SAME at 100: A Multidisciplinary Approach, 1932

Explore the SAME Centennial Timeline with #SAME100

Recognizing that a wide aperture would permit a greater impact for its ability to achieve its mission, SAME upon inception, drew the lines for membership “on the broadest possible lines consistent with the achievement of its aims.”

Members came from the U.S. Army’s Construction Division, Quartermaster Corps, Air Service and Tank Corps, alongside members of the Geological and Geodetic Surveys, the Forestry and Reclamation Service, and the U.S. Navy. Professionals in civilian positions at industry firms, the railroads, and municipalities joined in equal standing. Likewise, the lines for discussion were drawn across aisles, encouraging members to avoid “the narrow development which so greatly restricts his usefulness.”

Articles from the Postmaster General, the Park Service, the Secretary of Labor, the newly formed Bureau of Standards, and by the Director of the Bureau of Investigation by the name of J. Edgar Hoover were given a place in The Military Engineer alongside technical reports and first-hand military field accounts. This comprehensive and inclusive approach to the full development and enrichment of members continues to this day as articles from the engineering chiefs of the uniformed services lay alongside detailed project examinations by industry practitioners.

Throughout the histories of SAME and TME, the subject of engineering for national security has remained intentionally broad—because national security is best defined broadly, as it encompasses defense, diplomacy, transportation, logistics, public health, the economy, research and technology, and education, training, and leader development.

As the Society celebrates its Centennial in 2020 and enters its second century of service, it has cultivated the 2025 SAME Strategic Plan around supporting these very inter-related aspects, and how the organization’s members, partners and stakeholders throughout the engineering profession, collectively, are prepared and equipped to advance them.

The principal nature of the Society then, and today, has remained the same: enabling professionals from military, government, industry and academia to come together, make connections, develop relationships, and build trust. By creating a network to share information, identify challenges, and document lessons learned, the engineering profession has remained ready to support America in times or war and peace.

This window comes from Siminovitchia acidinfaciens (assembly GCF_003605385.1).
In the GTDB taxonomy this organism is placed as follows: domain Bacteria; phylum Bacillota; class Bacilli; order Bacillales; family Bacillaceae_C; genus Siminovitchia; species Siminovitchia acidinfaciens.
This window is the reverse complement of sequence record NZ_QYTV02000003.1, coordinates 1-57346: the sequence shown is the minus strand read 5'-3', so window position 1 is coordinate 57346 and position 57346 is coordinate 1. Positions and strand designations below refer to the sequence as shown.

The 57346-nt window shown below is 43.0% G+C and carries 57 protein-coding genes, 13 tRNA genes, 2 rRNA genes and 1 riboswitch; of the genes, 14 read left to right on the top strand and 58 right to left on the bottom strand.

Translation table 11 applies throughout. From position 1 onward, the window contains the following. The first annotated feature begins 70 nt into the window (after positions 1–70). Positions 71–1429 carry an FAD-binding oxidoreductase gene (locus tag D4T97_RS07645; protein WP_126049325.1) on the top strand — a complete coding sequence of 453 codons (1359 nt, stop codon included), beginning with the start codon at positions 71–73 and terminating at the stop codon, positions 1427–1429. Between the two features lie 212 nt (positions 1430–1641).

While the founders of SAME admonished the engineering community for a lack of preparedness when the United States entered World War I (admittedly, few foresaw the incredible demand placed on engineering capabilities in the conflict), they accepted responsibility to help ensure it would not happen again.

From the November-December 1921 issue of The Military Engineer: “Our future armies, like our A. E. F. in the World War, will consist of a mixture of professional military men and civilians with only a small amount of military training. The military mind and the non-military mind must co-operate in a common cause. To bring these two classes together and to hold them together in time of peace, to enable each to appreciate and in the greatest possible measure to share the point of view of the other, thus paving the way for more effective co-operation in time of war, is the aim and purpose of our Society. This basic idea cannot, we believe, be too often repeated.”

While the roles and responsibilities of military engineering professionals have evolved over the last century, and the challenges and the circumstances different that draw members together, the importance of enhancing collaboration to secure the nation’s future has remained at the core of SAME’s mission for 100 years—and, just as then, it cannot be too often repeated.

The Society of American Military Engineers is now 100. Founded in 1920, in the interests of patriotism and national security, the organization has never wavered from a vow to support the needs of the United States and strengthen the profession of engineering. As was stated in the inaugural issue of The Military Engineer a century ago: “this Society will serve no selfish purpose.”

The genesis of SAME was born from the lessons of World War I, and the realization of those who went “over there” that the engineering community was unprepared for what was confronted. That prescient leadership would prove invaluable, as “The War to End All Wars” was anything but. 

During 2020, the Society is celebrating a century of service to the nation through local and national events, programs and special activities, and coverage in print and online. At Bricks & Clicks, we will be publishing information from the TME archives, capturing the growth of SAME and the emergence of engineering and technology on the world’s stage. Follow and contribute using #SAME100